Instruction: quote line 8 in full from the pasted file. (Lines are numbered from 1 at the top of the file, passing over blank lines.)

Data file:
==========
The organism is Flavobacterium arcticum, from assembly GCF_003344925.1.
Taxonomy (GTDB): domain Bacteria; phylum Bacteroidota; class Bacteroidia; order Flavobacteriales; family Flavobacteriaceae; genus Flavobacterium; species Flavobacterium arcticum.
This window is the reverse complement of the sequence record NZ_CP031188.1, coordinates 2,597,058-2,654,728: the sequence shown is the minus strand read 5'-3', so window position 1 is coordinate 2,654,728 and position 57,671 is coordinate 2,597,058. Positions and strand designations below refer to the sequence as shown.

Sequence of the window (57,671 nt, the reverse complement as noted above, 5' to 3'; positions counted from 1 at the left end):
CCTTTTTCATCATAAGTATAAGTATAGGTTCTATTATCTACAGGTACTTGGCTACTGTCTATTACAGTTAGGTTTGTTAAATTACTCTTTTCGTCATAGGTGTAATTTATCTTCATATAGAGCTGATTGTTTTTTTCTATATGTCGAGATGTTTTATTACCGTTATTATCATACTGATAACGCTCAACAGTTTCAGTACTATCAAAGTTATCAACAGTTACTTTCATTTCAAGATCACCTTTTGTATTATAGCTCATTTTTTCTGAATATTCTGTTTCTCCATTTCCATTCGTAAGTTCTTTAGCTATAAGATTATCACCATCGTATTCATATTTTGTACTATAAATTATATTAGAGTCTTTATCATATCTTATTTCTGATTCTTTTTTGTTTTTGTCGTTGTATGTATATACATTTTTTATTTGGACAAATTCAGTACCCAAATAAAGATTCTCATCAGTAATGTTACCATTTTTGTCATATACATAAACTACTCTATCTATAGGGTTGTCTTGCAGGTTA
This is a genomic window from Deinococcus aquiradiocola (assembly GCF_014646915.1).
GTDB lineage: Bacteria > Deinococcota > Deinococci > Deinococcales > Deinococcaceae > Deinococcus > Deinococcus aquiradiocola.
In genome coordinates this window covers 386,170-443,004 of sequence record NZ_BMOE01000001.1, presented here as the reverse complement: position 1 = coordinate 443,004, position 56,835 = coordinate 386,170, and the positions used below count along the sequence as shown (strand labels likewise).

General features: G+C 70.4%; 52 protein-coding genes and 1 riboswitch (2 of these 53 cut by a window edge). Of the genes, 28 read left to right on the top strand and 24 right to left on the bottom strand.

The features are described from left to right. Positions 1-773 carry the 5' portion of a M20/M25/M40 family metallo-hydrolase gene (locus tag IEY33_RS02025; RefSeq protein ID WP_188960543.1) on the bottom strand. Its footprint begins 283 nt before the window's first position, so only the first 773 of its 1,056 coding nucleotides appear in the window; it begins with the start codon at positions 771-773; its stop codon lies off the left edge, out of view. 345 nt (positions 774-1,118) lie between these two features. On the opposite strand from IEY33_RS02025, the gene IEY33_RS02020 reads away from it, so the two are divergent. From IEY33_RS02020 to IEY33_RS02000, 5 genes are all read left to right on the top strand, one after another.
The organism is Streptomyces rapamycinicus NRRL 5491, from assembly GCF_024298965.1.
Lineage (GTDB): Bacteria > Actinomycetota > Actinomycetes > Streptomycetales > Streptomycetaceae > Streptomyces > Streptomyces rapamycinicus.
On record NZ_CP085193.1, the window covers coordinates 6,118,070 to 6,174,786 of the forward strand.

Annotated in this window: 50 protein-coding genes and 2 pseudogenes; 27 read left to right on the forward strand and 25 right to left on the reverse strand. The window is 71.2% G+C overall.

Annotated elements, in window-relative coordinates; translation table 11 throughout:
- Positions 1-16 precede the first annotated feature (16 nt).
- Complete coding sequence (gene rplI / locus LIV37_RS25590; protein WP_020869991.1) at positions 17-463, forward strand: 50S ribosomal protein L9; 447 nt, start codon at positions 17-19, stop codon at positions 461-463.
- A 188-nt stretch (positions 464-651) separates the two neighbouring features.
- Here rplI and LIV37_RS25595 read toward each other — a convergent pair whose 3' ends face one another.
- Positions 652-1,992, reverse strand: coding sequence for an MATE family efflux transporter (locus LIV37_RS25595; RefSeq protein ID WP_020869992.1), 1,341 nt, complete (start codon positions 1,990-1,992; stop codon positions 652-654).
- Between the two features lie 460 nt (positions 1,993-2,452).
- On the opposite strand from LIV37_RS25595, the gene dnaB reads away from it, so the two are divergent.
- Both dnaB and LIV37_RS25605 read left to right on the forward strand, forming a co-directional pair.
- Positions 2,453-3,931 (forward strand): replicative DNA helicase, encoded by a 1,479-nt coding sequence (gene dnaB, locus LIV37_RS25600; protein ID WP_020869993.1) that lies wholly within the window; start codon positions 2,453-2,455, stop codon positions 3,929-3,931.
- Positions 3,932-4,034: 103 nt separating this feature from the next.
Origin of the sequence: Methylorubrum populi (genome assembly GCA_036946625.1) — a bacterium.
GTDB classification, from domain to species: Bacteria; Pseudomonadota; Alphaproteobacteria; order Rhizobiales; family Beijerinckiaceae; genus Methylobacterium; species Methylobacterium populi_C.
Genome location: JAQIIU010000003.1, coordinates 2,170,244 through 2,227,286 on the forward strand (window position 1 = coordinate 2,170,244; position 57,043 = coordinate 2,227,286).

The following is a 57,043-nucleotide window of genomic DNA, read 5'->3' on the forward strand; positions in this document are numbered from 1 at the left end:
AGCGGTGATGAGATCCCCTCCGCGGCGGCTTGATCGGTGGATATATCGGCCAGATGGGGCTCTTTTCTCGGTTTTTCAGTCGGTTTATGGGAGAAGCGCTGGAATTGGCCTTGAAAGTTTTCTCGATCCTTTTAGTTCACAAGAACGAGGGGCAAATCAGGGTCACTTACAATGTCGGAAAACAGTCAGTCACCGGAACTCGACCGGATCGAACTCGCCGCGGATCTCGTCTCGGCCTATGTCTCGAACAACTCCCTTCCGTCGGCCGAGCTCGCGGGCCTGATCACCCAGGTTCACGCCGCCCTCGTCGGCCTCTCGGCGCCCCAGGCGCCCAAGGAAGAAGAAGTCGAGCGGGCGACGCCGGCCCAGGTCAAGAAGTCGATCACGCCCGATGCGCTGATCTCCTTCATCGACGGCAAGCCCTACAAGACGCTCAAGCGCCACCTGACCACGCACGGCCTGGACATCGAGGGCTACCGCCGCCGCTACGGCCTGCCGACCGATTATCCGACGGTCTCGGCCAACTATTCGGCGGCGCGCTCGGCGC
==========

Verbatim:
In genome coordinates this window covers 386,170-443,004 of sequence record NZ_BMOE01000001.1, presented here as the reverse complement: position 1 = coordinate 443,004, position 56,835 = coordinate 386,170, and the positions used below count along the sequence as shown (strand labels likewise).